“Many authors think quite reasonably that they’ve done their job in writing the book. It’s disconcerting to find that they are then expected to promote it,” writes Killick. And she rightly draws the comparison with Charles Dickens, and his relentless schedule of public readings, appearances, tours, etc. This rather begs the question of Beaudoin’s version of events: “Publishers used to do most of the marketing for the books they put out. The best an author could do was finish the last chapter and then show up reasonably sober for a tri-city book tour. The hope was that the book would eventually be widely reviewed, and then take off on the strength of word-of-mouth. But social media has crushed that seemingly innocent past.”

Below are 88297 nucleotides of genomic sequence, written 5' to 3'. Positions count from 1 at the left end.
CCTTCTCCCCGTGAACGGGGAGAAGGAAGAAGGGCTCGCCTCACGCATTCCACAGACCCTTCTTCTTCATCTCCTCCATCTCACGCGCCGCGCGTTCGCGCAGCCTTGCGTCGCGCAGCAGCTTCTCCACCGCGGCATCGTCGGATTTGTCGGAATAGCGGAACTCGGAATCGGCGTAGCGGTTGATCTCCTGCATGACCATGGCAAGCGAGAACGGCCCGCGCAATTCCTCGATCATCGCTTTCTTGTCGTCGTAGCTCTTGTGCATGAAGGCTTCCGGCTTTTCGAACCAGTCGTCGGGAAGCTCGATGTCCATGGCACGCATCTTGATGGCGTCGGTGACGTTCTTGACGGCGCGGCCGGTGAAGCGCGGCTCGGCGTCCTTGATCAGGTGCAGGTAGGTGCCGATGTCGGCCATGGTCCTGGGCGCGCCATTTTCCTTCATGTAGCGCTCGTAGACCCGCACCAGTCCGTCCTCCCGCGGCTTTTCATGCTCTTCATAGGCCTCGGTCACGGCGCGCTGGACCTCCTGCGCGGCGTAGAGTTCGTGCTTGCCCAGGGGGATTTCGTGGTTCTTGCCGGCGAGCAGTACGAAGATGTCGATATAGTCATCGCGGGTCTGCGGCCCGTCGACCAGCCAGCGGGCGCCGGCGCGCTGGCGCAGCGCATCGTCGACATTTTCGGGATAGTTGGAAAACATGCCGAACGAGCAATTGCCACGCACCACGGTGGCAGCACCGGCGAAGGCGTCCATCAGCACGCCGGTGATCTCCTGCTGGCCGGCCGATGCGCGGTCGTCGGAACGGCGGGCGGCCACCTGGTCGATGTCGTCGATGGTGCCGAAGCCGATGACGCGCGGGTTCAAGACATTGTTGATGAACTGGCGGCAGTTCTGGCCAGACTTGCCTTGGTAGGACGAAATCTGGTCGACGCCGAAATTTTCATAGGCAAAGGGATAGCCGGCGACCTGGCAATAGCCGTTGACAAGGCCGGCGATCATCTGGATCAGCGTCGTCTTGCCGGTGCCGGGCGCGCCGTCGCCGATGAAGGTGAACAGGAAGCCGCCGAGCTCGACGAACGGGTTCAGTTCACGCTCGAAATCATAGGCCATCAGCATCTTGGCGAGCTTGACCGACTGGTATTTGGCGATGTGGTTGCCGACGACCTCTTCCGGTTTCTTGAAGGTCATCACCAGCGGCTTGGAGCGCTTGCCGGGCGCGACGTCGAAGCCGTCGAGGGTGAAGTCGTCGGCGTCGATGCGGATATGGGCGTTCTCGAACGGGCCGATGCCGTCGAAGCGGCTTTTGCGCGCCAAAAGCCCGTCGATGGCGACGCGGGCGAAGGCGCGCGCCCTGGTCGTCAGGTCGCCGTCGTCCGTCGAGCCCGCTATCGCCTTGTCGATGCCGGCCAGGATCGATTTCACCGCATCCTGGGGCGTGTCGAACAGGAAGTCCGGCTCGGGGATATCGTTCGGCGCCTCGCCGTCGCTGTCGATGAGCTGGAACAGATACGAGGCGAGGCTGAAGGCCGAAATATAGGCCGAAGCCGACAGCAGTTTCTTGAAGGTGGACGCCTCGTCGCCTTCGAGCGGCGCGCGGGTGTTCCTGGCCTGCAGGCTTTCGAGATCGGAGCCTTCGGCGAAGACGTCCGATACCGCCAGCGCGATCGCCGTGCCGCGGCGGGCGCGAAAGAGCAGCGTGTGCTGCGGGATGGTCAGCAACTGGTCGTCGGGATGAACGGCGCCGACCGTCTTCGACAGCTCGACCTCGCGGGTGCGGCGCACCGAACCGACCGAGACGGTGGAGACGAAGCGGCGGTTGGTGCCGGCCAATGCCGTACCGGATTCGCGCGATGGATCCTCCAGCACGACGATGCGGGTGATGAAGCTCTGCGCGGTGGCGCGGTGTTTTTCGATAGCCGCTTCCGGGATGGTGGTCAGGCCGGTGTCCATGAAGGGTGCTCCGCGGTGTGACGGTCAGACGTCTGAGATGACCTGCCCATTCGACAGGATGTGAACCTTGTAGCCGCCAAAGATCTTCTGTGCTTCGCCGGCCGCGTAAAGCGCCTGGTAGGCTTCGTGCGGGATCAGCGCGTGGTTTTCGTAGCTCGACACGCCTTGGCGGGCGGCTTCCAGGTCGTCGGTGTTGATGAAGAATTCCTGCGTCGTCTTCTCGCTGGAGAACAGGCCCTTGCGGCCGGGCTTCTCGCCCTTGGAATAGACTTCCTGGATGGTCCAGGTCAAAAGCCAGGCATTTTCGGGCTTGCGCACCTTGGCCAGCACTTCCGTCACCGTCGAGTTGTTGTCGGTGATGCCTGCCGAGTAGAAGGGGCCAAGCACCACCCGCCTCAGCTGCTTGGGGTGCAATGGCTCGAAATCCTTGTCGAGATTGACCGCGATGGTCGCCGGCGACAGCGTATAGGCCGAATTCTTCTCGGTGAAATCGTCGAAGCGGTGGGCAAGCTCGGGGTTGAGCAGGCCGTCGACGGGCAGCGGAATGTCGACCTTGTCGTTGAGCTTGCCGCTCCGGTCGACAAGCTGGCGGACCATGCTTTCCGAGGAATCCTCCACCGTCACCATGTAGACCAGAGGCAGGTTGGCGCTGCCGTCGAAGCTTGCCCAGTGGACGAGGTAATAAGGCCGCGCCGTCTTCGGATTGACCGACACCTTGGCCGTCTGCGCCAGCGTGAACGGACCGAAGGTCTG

What innocent past? Dickens evidently didn’t have one. And I’m sure Anthony Trollope‘s grinding schedule of productivity was about more than just the Victorian work ethic—it was as much about staying in the public eye and feeding the machine as any modern-day Twitter grind.

I’m sure I’m being intolerant and dismissive by saying that authors have been feather-bedded and have had it easy for too long, but to see those who are in print griping about the dreadful burdens that publication imposes on them does invite a curled lip. Above all, it does invite another question: Why are you doing this just for the money? If this is all about greed, go do something else. If you have something to say, why are you complaining about having the opportunity to say it, again and again, to your heart’s content?